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AI targets, rather than Moore's Law, to drive chip industry

by Mark Tyson on 16 July 2018, 12:11


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At a daylong symposium late last week, part of SEMICON West 2018, in San Francisco, many high level engineers, academics and execs talked about the end of Moore's Law being a guiding light for the semiconductor industry. Instead, there should be greater collaboration between materials scientists, hardware engineers, devices, software and systems makers to advance in directions beyond Moore's Law. The EETimes attended the symposium and shared numerous quotes from speakers on the day.

Of course Moore's Law isn't dead for some, as big hitters such as Nvidia, Qualcomm, and IBM can all afford to write cheques for the $100 million necessary to tape out a 7nm chip. However, Berkeley professor emeritus David Patterson claimed that "Ninety-five percent of architects think the future is about special-purpose processors," like the Google TPU that Patterson had a hand in developing. Looking at the current semiconductor industry landscape, Patterson said "I think this is what the end of Moore’s Law looks like".

Veteran lithographer Yan Borodovsky, recently retired from Intel, seemed to agree. Borodovsky added that he thinks that AI will be the new guiding light of the semiconductor industry. "I think something beyond today's von Neuman architectures will be helped by something more than Moore. For example, memristor crossbars may become a fundamental component for neuromorphic computing… the world beyond Moore's Law may be about how many kinds of synapses you can put in a given area and how complex they are," pondered the lithography expert.

Bill Dally, chief scientist at Nvidia, also took part in the symposium and thought that AI will serve as a performance driver across many industries. Automotive intelligence, an area of particular business interest to Nvidia, requires a lot of processing power for its computer vision. The AI sets performance targets but also suggests new technological directions to reach them. Dally also talked about how neural nets can be radically simplified to require less compute muscle (e.g. SqueezeNet) - that's advancement on the software side of the equation.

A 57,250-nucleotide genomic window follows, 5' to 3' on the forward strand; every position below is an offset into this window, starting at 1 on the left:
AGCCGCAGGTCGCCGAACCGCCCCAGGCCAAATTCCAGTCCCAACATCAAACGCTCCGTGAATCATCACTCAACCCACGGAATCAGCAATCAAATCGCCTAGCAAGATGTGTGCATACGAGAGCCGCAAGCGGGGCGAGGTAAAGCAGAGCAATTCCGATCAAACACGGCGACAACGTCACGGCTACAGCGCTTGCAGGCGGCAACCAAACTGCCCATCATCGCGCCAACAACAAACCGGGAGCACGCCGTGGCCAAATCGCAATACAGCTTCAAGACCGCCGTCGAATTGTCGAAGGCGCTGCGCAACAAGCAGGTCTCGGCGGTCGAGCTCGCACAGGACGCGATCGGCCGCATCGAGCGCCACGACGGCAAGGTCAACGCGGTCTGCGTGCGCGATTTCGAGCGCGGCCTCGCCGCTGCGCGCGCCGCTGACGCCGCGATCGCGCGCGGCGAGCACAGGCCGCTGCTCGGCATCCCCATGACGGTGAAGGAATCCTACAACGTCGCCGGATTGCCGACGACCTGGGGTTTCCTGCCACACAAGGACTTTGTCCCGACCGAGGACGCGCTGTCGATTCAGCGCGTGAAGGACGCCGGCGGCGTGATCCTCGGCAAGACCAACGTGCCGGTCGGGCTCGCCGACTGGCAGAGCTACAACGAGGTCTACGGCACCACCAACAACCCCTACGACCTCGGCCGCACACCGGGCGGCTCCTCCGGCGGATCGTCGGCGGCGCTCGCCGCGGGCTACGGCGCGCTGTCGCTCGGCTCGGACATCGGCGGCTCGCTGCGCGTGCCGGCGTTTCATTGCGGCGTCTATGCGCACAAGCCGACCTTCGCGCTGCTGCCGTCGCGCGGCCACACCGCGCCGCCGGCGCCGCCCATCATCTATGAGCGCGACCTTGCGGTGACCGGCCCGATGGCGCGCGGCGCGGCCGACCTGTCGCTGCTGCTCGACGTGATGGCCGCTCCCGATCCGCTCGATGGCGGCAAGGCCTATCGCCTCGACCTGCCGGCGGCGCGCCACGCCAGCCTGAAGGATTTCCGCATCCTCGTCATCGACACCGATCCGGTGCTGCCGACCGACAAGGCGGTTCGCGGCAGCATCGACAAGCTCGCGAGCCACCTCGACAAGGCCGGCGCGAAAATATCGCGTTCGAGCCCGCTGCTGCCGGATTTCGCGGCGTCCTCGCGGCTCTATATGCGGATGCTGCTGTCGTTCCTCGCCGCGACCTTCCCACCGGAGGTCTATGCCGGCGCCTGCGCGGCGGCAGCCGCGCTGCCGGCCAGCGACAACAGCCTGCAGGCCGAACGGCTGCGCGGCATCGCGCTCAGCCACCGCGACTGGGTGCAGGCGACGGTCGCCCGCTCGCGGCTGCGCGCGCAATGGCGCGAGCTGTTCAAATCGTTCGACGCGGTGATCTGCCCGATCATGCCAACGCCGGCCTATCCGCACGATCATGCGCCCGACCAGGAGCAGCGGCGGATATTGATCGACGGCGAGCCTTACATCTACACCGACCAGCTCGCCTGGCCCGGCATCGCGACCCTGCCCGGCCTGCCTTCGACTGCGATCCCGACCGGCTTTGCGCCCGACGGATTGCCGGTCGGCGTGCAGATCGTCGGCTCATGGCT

Great architectural potential is seen in packaging technology - think about logic and memory stacking, multi-chip technologies. Furthermore, new materials could hold huge promise.

John Kelly III, IBM's evangelist for a new cognitive era, added to the debate by talking about the potential of quantum computing. If the new materials and AI approach don't take over as the guiding light of the industry there is still a good chance that Quantum computers could "do computations in seconds that today’s computers could never do…. beyond AI" he enthused.

In related industry news from Friday, Facebook hired Shahriar Rabii to be a vice president and its head of silicon. Rabii previously worked at Google, where he helped lead the team in charge of building chips for the company’s devices, including the Pixel smartphone's custom Visual Core chip, noted Bloomberg. The new role for Rabii was pondered over by the source and it was thought possible the aim could be a processor that was Oculus related, and or silicon to power Facebook AI.

HEXUS Forums :: 3 Comments

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Moore's law kinda became a self-fulfilling prophecy for the longest time, it pretty much became the design goal rather than a mere observation. Now they're running up into hard physics limitations they have to change tact.
Moore's law kinda became a self-fulfilling prophecy for the longest time, it pretty much became the design goal rather than a mere observation.

Agreed, it definitely looks that way. There is always going to be a finite limit to how many transistors they can pack into an area though, electrons have there own unique set of limitations. What is going to be interesting is how Quantum computing is going to work, which isn't limited by the behaviour of electrons. Until they get the right materials though, it's simply not going to happen on any meaningful scale.

Nice to see they noted about software though, that definitely is an area where performance gains could be had. Still, it's been nice being around for most of this…

Agreed, software has become unnecessarily monstrously bloated.